It’s a hell of a time to launch a Windows phone, and yet that’s exactly what HP did Sunday night at Mobile World Congress, when it debuted its Elite x3 flagship. This premium-level device enters a wasteland littered with failed phones, an ecosystem that, at last report, clings to just one percent of the worldwide market.
Despite the clear and significant risks, HP seems to have a reasonable strategy: Make it a beautiful, powerful device. Sell it into the cash-rich, Windows-centric corporate world. Finally, emphasize Continuum, that standout feature in Windows 10 Mobile, the one thing its rivals Android and iOS can’t touch.
Just settle a Windows 10 phone into a special dock, and it can control a connected display and input devices, acting much like a traditional PC. Anyone who’s had to lug around a laptop for work can see the appeal of running everything from your phone.
It’s too early to know whether this plan can pull Windows phones back from the brink. But I will grant this to HP: It’s aiming high, and that’s the best chance for some sort of success, even with tough odds. Now let’s take a look at the brave, shining champion HP’s sending into the void.
The Elite x3: As powerful as your PC
The Elite x3 is, indeed, a beautiful, powerful phone (at least on paper, as we’ve yet to test it). Its Desktop Dock and Mobile Extender show a compelling way to make the phone the center of your work life. HP’s even working on ways to drag legacy apps onto the platform via HP Workspace (which we won’t cover in this article).
HP went all-in on the Elite x3’s design. “What if a device in your pocket were as powerful as your PC?” asked HP’s Michael Park, during a recent briefing. Park said HP had conceived the phone as “beauty and brawn designed from the ground up for commerical use.”
As he showed the sleek, phablet-sized device, he reinforced the Elite x3’s flagship ambitions. “This is a device that executives would carry.”
The highlight specs seem to follow through on HP’s pledge to make a “no compromises” phone, with leading-edge features from the CPU on down:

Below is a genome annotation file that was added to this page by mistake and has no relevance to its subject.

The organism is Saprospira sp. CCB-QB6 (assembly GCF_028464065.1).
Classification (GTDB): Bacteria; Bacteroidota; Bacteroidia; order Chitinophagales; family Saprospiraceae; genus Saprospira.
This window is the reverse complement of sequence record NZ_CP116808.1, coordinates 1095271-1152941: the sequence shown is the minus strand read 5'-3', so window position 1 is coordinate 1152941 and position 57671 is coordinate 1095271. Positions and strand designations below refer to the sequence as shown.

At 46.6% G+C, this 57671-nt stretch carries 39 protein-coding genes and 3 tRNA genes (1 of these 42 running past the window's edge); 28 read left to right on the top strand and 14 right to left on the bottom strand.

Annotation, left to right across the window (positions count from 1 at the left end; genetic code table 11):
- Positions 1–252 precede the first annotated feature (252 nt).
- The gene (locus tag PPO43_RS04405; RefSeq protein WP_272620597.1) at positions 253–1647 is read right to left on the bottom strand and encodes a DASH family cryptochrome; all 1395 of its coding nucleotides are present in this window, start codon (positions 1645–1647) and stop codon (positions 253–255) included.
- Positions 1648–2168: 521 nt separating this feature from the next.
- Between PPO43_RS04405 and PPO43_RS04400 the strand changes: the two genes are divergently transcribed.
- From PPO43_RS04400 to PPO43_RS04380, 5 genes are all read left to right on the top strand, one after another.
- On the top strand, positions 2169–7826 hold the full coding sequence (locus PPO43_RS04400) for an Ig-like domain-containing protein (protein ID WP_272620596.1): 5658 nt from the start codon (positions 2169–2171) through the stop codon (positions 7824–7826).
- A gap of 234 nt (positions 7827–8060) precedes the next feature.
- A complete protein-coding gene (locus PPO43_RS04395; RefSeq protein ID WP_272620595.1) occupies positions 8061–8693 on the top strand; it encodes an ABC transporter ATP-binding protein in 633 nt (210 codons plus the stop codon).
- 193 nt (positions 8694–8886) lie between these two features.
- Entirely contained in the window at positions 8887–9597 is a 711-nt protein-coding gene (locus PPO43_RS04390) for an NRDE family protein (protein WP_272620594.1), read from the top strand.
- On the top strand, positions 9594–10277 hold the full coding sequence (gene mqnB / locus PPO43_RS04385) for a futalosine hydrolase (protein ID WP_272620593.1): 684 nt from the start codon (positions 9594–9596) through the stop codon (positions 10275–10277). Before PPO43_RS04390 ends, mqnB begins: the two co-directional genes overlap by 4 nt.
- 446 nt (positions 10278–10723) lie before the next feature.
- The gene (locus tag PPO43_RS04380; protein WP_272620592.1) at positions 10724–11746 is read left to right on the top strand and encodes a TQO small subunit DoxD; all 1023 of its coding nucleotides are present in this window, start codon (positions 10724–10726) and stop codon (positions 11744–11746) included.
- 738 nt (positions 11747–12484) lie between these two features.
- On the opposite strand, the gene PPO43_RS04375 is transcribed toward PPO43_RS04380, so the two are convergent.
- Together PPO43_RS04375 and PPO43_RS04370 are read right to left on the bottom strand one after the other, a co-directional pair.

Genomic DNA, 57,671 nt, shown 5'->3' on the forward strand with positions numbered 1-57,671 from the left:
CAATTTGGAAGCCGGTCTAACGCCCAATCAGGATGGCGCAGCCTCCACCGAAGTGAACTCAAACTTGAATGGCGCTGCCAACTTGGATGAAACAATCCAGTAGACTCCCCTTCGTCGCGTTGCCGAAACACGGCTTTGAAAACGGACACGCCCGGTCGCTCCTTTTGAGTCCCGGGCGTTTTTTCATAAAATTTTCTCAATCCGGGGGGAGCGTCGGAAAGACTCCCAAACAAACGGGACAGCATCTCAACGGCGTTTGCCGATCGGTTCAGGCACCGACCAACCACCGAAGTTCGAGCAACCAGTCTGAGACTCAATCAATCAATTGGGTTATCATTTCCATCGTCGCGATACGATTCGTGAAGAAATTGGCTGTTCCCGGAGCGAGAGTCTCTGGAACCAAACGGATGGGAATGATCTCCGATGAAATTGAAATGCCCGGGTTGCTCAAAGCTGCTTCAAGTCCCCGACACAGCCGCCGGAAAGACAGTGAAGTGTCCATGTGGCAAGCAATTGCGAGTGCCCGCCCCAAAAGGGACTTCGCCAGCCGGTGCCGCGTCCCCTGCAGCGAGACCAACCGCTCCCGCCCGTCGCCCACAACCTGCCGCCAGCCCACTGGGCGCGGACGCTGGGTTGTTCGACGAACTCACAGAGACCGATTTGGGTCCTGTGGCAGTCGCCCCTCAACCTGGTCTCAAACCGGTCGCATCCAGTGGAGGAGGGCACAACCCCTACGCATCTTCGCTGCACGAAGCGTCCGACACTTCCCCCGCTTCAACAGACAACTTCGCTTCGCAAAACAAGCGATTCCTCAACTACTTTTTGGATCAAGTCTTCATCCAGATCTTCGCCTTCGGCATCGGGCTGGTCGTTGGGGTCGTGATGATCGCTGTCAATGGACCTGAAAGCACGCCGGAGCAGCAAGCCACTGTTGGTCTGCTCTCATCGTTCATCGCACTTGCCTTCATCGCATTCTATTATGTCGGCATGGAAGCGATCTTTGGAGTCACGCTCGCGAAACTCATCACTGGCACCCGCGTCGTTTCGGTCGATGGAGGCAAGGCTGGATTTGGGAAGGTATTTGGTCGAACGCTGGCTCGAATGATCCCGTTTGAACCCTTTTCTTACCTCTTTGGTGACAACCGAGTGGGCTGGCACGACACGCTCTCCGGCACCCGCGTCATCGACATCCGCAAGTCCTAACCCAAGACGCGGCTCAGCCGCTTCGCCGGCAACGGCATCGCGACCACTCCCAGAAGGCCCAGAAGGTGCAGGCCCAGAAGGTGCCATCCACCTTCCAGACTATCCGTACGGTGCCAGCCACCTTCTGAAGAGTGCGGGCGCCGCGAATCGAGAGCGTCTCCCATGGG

A graphite-colored body with polished-chrome accents
A 5.96-inch, 2560×1440 (WQHD) edge-to-edge display with Corning Gorilla Glass 4 and an anti-reflective coating
The brand-new Qualcomm Snapdragon 820 CPU with integrated Adreno GPU
4GB of LPDDR-4 RAM
64GB eMMC storage, SD extensible to 2TB
Cat 6 LTE (“Designed for continuity,” explained Park: “We know LTE is where things are going.”)
8MP front-facing camera, 16MP rear-facing camera
Dual SIM slots
A 4,150mAh battery (No life spec yet, but Park promised it would last “all day”)
Dimensions: 3.29×0.31×6.36 inches
Weight: 0.43 pounds (options could add weight)
Durable: passed IP-67 and MIL Standard 810G, including a four-foot drop
I had several chances to hold the Elite x3 in my hand during the briefing. It’s large, but thin and not heavy-feeling. I have a somewhat small hand and was able to grasp it comfortably, though I’d need to hold it with two hands to do more than a quick swipe or two. The textured graphite back is easy to grip.
The Elite x3 has a Bang & Olufsen sound system that was impossible to test at the crowded briefing. According to Park, it optimizes audio for Skype calling, with dual front-firing speakers and active noise cancellation.
Meet the Desk Dock and Mobile Extender
The Elite x3 is not an island. It needs the Desk Dock and the Mobile Extender to fulfill its Continuum capabilities.
The Desk Dock is a small stand with connectors that also functions as the base for using Continuum. We’ve seen similar docks from Microsoft for its own Windows phones, and also from the recently revealed Acer Liquid Jade Primo.